As our highest nationally elected leader, of course President Trump has enormous responsibility in this unprecedented crisis, and he is marshaling the federal response on a massive scale. But in implementing plans to save people’s lives and keep our economy afloat, look no further than the governors.

They have complicated and difficult jobs. In this crisis, as in any, some are showing their competence and leadership, while others are revealing their shortcomings. It’s true that states shouldn’t have to compete, to bid against each other for supplies at inflated prices. And party politics shouldn’t factor in disbursing federal resources to states. But, most often, this is not the case. Governors who complain about the Trump administration are, in some cases, attempting to distract from their own failures to plan and execute.

Governors are the most successful when they are given the flexibility to lead. The federal government can provide the resources, but it should not take away too much flexibility. New York is not New Mexico. South Dakota is not South Carolina.

Our Constitution has it right: Keep control and decision making close to the people. We are seeing that play out in every state today. We face a painful challenge, but we will get through it. When we do, we will look back and see that governors rose to meet the challenge, and they did it best when Washington did not impose too much on them.”

Now media has an issue with Trump’s $3,100 stake in Sanofi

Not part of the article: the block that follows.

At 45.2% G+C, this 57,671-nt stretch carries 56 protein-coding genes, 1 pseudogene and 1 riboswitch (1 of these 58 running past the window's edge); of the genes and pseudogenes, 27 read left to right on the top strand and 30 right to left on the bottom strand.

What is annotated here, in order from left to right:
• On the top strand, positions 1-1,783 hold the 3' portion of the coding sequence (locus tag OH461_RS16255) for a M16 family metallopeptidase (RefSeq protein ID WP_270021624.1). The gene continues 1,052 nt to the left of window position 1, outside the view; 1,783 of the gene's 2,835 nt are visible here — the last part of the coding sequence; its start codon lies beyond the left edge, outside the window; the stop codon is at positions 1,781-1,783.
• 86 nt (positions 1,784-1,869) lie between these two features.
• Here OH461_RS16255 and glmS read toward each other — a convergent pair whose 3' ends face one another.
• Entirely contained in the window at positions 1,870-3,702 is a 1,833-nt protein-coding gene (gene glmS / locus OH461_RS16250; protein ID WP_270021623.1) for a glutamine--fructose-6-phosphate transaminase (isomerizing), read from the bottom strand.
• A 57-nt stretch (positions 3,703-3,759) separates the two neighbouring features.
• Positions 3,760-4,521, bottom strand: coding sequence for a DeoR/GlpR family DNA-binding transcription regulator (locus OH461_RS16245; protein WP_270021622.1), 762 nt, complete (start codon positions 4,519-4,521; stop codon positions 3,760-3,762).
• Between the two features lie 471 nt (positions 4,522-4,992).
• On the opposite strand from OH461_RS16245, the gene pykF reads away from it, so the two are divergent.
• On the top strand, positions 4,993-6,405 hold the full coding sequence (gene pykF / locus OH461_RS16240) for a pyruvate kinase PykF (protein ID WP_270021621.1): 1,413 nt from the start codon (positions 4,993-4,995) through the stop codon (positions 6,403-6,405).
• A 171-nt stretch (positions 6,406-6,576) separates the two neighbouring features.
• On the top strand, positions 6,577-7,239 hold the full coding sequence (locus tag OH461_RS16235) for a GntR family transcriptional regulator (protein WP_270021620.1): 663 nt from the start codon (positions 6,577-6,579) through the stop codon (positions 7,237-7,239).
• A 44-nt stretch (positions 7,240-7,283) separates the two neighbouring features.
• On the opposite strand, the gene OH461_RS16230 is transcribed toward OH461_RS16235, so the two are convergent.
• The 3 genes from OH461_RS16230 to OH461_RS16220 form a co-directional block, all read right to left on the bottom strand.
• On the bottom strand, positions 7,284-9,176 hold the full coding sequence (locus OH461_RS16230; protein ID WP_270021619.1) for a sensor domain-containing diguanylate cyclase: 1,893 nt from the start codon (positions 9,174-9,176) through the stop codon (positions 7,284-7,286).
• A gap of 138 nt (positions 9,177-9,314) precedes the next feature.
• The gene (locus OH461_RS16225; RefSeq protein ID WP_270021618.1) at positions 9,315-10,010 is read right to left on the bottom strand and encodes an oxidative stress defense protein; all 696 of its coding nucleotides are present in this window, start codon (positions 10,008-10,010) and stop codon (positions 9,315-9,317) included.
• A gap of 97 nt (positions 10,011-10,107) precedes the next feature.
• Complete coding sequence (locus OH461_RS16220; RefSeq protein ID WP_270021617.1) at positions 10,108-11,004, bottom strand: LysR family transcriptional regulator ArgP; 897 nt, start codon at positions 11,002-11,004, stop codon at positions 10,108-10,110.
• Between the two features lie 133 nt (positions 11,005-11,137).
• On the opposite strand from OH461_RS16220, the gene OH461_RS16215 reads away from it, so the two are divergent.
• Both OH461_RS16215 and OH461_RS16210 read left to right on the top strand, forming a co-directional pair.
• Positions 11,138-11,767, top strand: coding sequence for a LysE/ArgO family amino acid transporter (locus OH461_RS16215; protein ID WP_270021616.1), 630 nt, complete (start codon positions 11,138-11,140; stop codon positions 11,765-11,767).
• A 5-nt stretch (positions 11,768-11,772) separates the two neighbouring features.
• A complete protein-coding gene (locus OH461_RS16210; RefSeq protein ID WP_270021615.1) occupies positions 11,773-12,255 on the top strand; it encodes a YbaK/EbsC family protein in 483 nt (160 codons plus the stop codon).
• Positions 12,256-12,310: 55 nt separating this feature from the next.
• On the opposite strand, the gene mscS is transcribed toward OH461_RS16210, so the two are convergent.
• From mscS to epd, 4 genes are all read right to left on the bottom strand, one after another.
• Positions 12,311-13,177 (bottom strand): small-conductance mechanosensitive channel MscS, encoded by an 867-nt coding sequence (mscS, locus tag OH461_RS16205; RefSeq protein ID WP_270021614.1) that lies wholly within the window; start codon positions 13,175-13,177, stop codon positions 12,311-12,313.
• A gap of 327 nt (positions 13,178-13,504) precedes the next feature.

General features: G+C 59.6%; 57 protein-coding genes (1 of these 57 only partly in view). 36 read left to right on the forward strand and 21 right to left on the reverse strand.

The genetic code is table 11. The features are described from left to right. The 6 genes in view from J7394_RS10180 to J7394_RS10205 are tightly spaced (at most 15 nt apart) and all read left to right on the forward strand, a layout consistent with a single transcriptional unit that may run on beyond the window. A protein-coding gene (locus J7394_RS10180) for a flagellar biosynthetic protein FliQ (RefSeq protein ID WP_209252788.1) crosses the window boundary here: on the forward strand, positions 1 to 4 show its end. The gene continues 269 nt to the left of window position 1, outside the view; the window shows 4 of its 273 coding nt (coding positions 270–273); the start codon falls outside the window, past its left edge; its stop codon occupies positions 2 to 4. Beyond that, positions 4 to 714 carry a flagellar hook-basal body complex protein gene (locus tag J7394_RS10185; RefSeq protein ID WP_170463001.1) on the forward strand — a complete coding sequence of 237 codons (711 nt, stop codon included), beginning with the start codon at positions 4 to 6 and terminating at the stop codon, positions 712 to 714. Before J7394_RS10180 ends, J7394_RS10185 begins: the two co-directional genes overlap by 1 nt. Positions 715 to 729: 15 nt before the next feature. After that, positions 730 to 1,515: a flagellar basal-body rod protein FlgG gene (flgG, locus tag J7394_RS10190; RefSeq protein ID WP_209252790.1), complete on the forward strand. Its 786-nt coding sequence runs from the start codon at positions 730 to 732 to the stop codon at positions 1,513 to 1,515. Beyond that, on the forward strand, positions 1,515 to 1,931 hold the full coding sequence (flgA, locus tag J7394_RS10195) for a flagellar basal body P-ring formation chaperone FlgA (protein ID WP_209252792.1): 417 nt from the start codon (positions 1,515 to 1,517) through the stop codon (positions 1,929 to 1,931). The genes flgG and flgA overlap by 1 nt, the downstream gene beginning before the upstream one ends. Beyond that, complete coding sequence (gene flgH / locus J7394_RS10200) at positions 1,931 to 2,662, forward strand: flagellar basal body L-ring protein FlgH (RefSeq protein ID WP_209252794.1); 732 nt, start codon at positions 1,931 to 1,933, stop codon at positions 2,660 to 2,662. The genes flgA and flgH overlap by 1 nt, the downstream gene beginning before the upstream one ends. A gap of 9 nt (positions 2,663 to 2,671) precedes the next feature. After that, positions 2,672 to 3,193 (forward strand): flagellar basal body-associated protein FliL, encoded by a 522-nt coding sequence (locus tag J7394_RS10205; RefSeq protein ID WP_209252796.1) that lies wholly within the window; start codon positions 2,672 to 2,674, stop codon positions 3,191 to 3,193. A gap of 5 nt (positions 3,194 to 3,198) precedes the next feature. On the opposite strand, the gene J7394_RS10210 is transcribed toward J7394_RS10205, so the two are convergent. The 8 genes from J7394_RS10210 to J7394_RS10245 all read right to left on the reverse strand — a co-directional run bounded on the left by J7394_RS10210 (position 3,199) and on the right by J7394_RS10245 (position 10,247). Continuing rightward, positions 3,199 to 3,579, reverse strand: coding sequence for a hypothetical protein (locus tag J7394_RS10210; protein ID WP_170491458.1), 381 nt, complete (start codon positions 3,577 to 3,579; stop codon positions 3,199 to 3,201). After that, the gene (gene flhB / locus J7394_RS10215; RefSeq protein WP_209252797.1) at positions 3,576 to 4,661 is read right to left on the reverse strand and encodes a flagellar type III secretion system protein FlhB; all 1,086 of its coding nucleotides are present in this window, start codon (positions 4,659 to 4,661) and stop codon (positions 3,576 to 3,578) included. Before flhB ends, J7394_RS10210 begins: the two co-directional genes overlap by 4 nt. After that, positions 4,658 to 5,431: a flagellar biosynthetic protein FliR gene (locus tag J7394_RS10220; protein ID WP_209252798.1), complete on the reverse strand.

The story just keeps getting more deranged. Now The NY Times is taking umbrage at the fact that Trump’s family has a $110k stake in a Dodge & Cox global mutual fund that just happens to have Sanofi, the maker of Plaquenil (hydroxychloroquine sulfate), as its largest holding. A whopping 2.9%! Which means his family stake would be c.$3,100.

One imagines if that same fund owned stakes in GM or Boeing that he should be accused of skimming off the top because he is ferried in The Beast and flown around in Air Force One. FedEx is in there too. Better keep an eye on Melania and Ivanka’s outgoing courier mail to ensure that UPS is also getting a fair share.

For the benefit of The NY Times, it might help to know that Trump has no legal control over the asset allocation choices made by a global mutual fund other than choosing to buy or sell it. Furthermore, Sanofi has been a dud stock over the last 5 years in terms of performance.

It would be better had the NYT taken pot-shots at Trump’s dreadful choice in asset manager given Sanofi has been such a dog.

Perhaps it would be nicer to think that the drug actually works. Certainly seems more promising than anything else out there to date.

Sad to think that The NY Times would seemingly prefer the drug fails and people die than Trump get a windfall profit in his 401k.

Trump Derangement Syndrome heading to The Hague for crimes against humanity?

Hague

You have to hand it to Democratic lawmakers who get triggered over anything. When collusion and impeachment failed domestically, why not call upon The Hague for charges of crimes against humanity? Hmmm.

Never mind that Speaker of the House Nancy Pelosi was encouraging San Franciscans to “come to Chinatown and join” crowds at a parade in late February. Forget the Democratic NYC Health Commissioner Oxiris Barbot downplaying the health warnings by telling the residents to immerse themselves in Lunar New Year festivities because stigmatization is a far bigger threat to people than a pesky virus.